• I think this will come eventually. I suspect the solution will involve lots of radar, forwards and backwards, along with several pairs of 3d cameras. The problem with lidar is that it doesn't work in snow or heavy rain. Humans drive based on 3d vision, so why not have computers do it. Problems could arise if the cameras get blocked, but the same think can happen to human drivers. If there are multiple pairs of cameras, perhaps with mechanisms to clear their own view to the outside, they could be quite

    • And these JohnnyCabs won't have to be able to go everywhere.
      If they can just navigate between the airport and all the hotels in the city, that alone would be able to kill the taxi business.
  • Tesla pushed the "autonomous driving" out in a beta update. Immediately youtube was filled with videos of Tesla's with auto-driving enabled almost crashing as it can't handle corners, swerved into other lanes etc.

    Then you have google who is taking a multi year approach of refining the technology before even letting consumers see it.

    Tesla is (in my mind) looking hard to make noise about their products and it is dangerous to push out alpha "self driving" software out to the masses. It is quite a difficu
    • None of the videos that I can see fail when used on the highway, which is the only place Tesla Autopilot is supposed to be used.

  • I use a car mostly for going on the road, but sometimes, it needs to drive other places. I go to events where we park in the grass. I go down driveways that are a mile long. I have experienced emergencies where I have to go backwards down the highway. I just don't understand how completely driverless cars will work in these cases. I have driven a car with adaptive cruise control and emergency breaking. It was fantastic. Please continue down this road and make these features required.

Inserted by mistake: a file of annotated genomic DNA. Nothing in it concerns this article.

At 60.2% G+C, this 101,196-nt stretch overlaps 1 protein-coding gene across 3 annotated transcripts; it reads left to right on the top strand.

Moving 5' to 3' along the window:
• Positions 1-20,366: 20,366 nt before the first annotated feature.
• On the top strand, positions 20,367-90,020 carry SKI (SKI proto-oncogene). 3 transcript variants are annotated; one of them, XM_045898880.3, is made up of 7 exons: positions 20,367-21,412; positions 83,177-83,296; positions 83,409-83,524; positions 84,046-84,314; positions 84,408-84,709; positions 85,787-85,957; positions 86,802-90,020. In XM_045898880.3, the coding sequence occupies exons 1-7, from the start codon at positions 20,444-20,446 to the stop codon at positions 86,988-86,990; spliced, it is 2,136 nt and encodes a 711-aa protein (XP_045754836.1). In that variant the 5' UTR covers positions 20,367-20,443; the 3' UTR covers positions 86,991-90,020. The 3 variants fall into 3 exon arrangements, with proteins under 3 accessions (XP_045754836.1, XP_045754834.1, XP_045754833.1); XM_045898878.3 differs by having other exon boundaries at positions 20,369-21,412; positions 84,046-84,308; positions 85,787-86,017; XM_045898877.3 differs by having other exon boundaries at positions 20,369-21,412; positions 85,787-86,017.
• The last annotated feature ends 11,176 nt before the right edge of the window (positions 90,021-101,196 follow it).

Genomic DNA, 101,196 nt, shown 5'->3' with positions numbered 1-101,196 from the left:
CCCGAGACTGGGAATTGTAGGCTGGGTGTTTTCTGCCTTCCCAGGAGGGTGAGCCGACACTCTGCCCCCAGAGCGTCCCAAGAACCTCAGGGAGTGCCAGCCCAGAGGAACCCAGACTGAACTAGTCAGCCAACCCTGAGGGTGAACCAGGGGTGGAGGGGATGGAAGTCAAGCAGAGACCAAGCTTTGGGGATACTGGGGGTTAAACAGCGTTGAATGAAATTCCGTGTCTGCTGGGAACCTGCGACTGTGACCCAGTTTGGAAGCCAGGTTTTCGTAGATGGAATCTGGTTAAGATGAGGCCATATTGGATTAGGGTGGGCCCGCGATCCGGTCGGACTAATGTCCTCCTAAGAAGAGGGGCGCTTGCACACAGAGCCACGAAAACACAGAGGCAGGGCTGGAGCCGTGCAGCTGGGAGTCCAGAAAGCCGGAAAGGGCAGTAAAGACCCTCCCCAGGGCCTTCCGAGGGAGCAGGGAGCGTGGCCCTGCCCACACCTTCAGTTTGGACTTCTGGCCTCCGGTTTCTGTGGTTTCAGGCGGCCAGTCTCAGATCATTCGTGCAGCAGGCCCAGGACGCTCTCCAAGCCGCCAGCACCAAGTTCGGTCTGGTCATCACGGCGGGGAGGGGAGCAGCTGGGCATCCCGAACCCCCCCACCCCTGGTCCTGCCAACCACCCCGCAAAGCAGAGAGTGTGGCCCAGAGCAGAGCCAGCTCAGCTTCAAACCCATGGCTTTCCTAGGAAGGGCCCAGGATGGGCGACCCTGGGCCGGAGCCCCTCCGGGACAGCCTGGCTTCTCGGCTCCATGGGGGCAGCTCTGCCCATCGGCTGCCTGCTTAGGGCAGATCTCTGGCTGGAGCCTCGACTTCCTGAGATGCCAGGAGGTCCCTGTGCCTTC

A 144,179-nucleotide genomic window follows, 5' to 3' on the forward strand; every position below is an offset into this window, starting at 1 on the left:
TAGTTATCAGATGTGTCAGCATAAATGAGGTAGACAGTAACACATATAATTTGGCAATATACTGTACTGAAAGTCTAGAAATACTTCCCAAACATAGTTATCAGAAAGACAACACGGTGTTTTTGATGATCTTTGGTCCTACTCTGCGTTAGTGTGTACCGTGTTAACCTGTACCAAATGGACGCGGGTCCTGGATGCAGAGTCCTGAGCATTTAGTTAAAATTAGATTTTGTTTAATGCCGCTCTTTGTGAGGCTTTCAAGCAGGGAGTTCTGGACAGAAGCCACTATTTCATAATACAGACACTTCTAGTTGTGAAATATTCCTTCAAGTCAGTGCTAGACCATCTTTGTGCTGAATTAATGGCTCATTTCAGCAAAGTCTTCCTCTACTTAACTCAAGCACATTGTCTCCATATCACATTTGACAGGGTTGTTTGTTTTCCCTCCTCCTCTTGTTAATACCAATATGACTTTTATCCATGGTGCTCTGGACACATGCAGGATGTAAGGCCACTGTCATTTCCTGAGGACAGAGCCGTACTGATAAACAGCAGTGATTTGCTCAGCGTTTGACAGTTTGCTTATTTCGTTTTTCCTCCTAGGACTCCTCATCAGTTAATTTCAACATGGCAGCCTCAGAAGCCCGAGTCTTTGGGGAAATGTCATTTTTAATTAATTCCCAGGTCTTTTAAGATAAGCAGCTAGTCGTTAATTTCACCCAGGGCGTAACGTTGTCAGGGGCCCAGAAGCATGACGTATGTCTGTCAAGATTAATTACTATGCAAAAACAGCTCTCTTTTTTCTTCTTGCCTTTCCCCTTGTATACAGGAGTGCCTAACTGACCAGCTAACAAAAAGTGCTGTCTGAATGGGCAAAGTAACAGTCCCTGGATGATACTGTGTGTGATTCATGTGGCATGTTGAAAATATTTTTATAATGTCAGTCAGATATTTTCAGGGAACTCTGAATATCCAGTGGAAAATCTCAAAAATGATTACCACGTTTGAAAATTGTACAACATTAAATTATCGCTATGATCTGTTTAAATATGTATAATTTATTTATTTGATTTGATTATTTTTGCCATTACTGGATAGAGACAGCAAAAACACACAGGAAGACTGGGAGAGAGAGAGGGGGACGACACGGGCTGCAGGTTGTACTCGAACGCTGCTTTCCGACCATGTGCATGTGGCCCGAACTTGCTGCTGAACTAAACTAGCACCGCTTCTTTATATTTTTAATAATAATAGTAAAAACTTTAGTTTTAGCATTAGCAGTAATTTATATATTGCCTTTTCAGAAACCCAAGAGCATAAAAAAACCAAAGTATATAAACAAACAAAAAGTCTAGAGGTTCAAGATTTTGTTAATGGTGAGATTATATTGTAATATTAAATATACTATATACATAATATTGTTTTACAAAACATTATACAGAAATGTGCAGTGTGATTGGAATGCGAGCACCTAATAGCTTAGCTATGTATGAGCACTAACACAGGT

• When discussing cars, slashdot needs to compare them as animals?
  • Seriously, stop listening to these cretins. They give you fairy-tales and other stupid stuff they believe in. They do not give anything of any worth, but drown out people with an actual clue of what is possible and what not and how long things can be expected to take.

  • They're entirely different kinds of electric cars, altogether.

  • It's been 24 hours since the last Tesla story!

  • Car moving forward should have three modes:
    1) autopilot - the user need do nothing except enter destination/route and the user can be anywhere in the car, liability for accidents etc is the car manufacture
    2) accident avoidance - the user is in control, but the car will not allow an accident to happen, liability for accidents etc is the car manufacture
    3) manual - user is in complete control and can do damage, liability for accidents etc is the current driver
    This allows for those that want to drive, to be
  • Tesla autopilot is the roomba of self driving cars. It's enough to generate interest in self driving cars and will spur more development till we have something more intelligent.The roomba would blindly go in circles but now we have vacuum cleaners that scan the room and create optimal paths.

    It's a step in the correct direction.